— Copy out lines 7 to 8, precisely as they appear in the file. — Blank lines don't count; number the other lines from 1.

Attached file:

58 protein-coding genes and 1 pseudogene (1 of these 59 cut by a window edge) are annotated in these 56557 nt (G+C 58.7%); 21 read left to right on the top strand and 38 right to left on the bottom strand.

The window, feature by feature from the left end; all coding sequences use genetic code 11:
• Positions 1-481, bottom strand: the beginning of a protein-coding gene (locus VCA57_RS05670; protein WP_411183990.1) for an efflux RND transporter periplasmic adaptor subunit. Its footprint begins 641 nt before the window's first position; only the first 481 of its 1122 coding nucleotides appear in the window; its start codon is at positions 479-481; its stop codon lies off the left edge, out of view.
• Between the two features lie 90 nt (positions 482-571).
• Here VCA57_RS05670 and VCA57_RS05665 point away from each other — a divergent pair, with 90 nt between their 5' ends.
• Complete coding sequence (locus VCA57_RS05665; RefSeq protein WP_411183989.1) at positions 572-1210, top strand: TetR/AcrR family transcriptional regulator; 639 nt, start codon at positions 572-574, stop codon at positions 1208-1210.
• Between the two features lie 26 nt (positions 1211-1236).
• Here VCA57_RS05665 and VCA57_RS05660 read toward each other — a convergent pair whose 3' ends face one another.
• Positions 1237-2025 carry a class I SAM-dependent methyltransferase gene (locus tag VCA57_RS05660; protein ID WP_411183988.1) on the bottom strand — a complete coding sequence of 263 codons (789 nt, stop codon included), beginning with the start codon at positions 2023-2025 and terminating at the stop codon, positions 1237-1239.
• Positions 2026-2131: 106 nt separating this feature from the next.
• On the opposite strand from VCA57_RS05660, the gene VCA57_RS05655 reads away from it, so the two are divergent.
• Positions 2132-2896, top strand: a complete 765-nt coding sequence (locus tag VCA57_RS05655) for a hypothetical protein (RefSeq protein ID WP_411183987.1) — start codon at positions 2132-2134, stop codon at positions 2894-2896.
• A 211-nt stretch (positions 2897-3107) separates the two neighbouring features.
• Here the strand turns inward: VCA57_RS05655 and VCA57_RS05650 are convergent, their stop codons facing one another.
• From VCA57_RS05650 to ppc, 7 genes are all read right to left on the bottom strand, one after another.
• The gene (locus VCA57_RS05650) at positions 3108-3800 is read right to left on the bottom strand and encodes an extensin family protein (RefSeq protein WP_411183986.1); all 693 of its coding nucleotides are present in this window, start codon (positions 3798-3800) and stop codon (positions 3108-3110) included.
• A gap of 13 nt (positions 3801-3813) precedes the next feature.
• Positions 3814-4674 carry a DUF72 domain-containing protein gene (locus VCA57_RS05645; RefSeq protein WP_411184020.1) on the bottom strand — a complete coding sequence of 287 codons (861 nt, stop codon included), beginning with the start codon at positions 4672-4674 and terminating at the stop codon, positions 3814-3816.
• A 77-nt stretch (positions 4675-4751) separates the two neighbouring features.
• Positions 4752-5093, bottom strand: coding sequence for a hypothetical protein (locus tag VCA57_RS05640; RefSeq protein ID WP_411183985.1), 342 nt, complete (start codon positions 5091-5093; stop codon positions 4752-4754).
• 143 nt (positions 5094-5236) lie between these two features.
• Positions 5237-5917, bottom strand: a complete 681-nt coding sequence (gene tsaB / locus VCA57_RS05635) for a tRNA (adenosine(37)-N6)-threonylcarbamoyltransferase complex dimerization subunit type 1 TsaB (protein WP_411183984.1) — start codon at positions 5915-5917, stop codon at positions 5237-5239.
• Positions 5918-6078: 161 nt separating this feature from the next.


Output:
• Between the two features lie 26 nt (positions 1211-1236).
• Here VCA57_RS05665 and VCA57_RS05660 read toward each other — a convergent pair whose 3' ends face one another.